Magic and Realism


What do we owe reality?

It’s an interesting question for artists of all sorts: How important is reality to our art, how far can we warp it before we lose relevance and begin to disappear up our own asses? This question tends to define peoples’ and  cultures’ relationship with art, and perhaps has done so for as long as art has existed– and how did art come to exist? Was it invented? I think the history of art has been one of interpretation as much as one of creation. My own personal interpretation of the term prefers the inclusive: Anything that people call art is art, and can be judged as such. It sounds like a wishy-washy-hippie definition, but I don’t think it really is.

The labels that we give things matter– to a degree that is sometimes distressing.

When we label something as art, that is a cue to other people as to how they should interpret that particular bit of communication. Now, whether they’re actually able to parse out and interpret that art in a way that makes sense to them has a lot to do with their personal understanding of what art is, but that’s part of the process.

Imagine our understandings of art, of what art means or can be, as being like codecs. The artist encodes his message, perhaps a message not communicable through other means, into his piece using his personal understanding of the world in general and of art in particular. His audience decodes it with their personal understanding of the world and of art, if they are able to. Occasionally (frequently), members of the audience won’t have the particular cultural or educational background that comprises that ‘codec’, and will reject the piece as ‘not art’.

Which, I guess, is fine. It’s not really a problem being unable to parse certain ideas– some ideas are actually deadly poison, and having a lot of codecs can sometimes be a security flaw. Perhaps I’ve extended this metaphor too far: Let’s regroup.

What do we owe reality?

To some extent we cannot escape it: The art we create emerged from reality’s effect upon us, from our interpretation of the reality in which we live. There’s two important aspects here, neither of which can be ignored: First, the reality, and second, the interpretation. Art cannot exist without either of those two.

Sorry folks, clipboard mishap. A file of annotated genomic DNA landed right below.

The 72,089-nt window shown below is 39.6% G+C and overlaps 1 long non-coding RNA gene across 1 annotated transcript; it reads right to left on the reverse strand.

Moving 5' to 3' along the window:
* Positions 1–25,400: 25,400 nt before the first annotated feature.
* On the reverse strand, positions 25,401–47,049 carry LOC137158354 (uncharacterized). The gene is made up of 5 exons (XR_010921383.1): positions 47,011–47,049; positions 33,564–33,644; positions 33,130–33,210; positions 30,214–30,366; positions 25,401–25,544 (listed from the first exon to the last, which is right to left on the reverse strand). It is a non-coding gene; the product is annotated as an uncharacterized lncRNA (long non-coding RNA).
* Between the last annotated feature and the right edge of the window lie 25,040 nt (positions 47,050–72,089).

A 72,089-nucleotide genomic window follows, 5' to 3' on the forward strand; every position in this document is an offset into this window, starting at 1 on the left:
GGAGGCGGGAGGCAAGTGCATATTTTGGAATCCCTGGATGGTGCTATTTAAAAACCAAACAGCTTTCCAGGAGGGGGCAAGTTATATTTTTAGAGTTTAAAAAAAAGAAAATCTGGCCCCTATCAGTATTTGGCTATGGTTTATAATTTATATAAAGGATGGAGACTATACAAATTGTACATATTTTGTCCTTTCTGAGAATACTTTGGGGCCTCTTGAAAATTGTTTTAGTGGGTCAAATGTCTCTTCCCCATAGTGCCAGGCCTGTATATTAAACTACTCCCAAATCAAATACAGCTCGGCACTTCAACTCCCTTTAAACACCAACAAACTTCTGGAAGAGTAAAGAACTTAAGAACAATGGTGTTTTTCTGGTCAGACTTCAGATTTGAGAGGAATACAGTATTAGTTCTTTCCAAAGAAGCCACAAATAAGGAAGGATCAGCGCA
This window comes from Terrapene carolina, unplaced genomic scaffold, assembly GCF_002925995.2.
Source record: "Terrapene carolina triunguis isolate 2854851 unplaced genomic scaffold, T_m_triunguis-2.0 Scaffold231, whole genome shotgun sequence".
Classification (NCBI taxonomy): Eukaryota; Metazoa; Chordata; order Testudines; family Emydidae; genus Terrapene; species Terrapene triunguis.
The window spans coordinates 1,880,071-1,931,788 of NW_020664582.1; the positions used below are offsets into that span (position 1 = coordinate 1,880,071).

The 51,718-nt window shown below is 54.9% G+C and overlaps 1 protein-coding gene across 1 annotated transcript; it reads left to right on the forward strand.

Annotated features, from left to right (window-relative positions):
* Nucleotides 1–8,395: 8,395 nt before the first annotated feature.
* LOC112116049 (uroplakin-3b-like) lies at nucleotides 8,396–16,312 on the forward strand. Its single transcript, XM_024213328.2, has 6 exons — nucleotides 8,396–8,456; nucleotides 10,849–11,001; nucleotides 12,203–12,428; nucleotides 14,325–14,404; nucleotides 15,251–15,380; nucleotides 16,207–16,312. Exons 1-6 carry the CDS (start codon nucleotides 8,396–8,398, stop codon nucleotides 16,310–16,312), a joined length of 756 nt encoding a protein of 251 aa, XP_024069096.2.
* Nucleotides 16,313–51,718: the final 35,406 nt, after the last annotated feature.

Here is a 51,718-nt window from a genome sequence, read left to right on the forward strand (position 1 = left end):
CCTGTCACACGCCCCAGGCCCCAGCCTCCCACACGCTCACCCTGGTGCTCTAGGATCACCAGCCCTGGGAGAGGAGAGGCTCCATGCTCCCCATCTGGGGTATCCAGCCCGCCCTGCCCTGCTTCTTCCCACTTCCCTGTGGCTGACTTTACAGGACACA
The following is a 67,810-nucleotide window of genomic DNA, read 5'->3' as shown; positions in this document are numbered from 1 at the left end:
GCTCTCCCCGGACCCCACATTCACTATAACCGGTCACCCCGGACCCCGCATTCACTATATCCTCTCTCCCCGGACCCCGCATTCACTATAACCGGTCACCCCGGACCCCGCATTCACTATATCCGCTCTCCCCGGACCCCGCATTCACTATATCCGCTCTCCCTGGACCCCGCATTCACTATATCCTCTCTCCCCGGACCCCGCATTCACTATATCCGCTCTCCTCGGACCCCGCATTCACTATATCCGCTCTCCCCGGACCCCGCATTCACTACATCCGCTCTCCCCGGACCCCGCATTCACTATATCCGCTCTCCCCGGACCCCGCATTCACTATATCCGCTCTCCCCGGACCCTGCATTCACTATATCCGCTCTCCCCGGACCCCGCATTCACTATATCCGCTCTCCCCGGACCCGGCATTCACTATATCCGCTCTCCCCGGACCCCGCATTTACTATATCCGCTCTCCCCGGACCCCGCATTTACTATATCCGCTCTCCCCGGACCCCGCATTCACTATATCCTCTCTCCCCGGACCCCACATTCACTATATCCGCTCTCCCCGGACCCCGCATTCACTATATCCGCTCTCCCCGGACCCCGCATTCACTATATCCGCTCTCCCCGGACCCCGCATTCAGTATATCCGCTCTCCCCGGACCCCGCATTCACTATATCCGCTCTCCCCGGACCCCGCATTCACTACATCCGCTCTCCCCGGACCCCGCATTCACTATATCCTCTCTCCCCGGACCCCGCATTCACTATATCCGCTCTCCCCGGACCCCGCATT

There’s a flow here: First, we experience reality; second, we interpret it; third, we encode it into art; fourth, we share it.

Or, from the other side: First, we consume a piece of art; second, we decode it; third, we interpret it; fourth, we apply it to reality.

Often we don’t like what we hear, but it can often be a bit tricky blaming the author for such things. No matter how supposedly overt the message embedded in a work of art is, it’s still the product of at least two people’s understanding of the world, two understandings which might simply be tremendously incompatible.

The message received may bear no resemblance at all to the message sent.

And yet, that’s probably part of why art is so powerful. We embed incommunicable meaning into the things we create and have them parsed by other people in their own unique way to create their own personal and incommunicable meaning. It is an evolutionary idea algorithm, mutating our ideas as we regurgitate them back and forth, and sometimes because of that a new impossible mutant idea takes root, a beautiful and novel idea that perhaps could never have emerged by another process.

If you don’t see something which is called art as artistic, there is an opportunity there, isn’t there? An opportunity to expand the field of ideas you can digest, interpret, engage. An opportunity to explore your own mind, your own imagination, and leave the world behind for maybe just a little bit.

After all, what do we owe reality?


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